Last night, millions watched, listened, or otherwise followed last night’s the first debate between President Obama and GOP nominee Mitt Romney. Romney appears the clear winner on Twitter, in snap polls, and even in President Obama’s campaign. Yesterday we spoke to Laura Rochette, co-advisor of the debate team at St. Paul’s School, the prep school where Massachusetts Senator John Kerry got his debating chops.
In Denver, president Obama and republican nominee Mitt Romney faced off in the first of three forums. The focus was domestic policy - from jobs to taxes to federal debt. We're playing back some debate highlights, covering the major themes....and are including your thoughts in our conversation.
Wayne Lesperance – professor of political science at New England College and director of the Center for Civic Engagement
NHPR will air special coverage for all the presidential debates and the vice presidential debate on October 3, 11, 16 and 22. In addition, WNYC Radio's "Swing State Radio Network" in New York is providing a special one-hour live call-in show that will air from 8 - 9 p.m. before each debate specifically for the swing states.
Oct. 3: First presidential debate on domestic policy
More aging adults are stepping out on a limb and starting their own businesses, says a report from the Kauffman Foundation. In New Hampshire, the Small Business Association and AARP are working together to make sure these so-called “encore entrepreneurs” have the tools they need.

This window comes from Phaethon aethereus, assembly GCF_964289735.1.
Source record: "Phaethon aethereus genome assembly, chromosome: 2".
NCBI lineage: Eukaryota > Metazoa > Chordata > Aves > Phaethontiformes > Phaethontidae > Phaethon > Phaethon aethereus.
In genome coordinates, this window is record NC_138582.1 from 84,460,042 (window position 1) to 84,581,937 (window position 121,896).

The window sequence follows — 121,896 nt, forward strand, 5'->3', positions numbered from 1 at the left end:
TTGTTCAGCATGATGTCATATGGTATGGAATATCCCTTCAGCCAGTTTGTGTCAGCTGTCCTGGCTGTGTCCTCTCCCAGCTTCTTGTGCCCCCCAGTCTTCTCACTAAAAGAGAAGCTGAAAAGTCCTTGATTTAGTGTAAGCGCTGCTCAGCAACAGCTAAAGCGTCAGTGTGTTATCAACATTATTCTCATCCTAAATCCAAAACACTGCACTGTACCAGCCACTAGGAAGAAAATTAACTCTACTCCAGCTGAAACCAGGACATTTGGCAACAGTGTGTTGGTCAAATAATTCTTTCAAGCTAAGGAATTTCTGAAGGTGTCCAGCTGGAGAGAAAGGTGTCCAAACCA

The recession had hit by the time Joyce Goodwin finished her temporary position as director of a school in Hudson. She was 54, and couldn’t find another job.
The WMUR Granite State poll shows Republican Ovide Lamontagne and Democrat Maggie Hassan about even, with neither candidate well known to voters. A quarter of the voters polled said they were still undecided.
The two men who headed the bipartisan Simpson-Bowles Commission, which made recommendation on how to lower the federal deficit and balance the budget, have endorsed Congressman Charlie Bass.
If you opened up the Concord Monitor, New Hampshire Union-Leader or Nashua Telegraph Wednesday, a full-page ad may have caught your eye. The headline: “An Open Letter To New Hampshire Voters Who Care About America’s Economic Future…No Matter What Your Political Party.”
The ads are constant, the sums are staggering. In the presidential race, spending has crossed the half-billion dollar mark. State races meanwhile have seen an influx of big money from outside groups. The ads have ranged from tough to downright zany, even with zombies making an appearance. We look at the latest commercials and whether they’re effective.
John Carroll: assistant professor of mass communication at Boston University with a background in advertising and media. His blog is Campaign Outsider.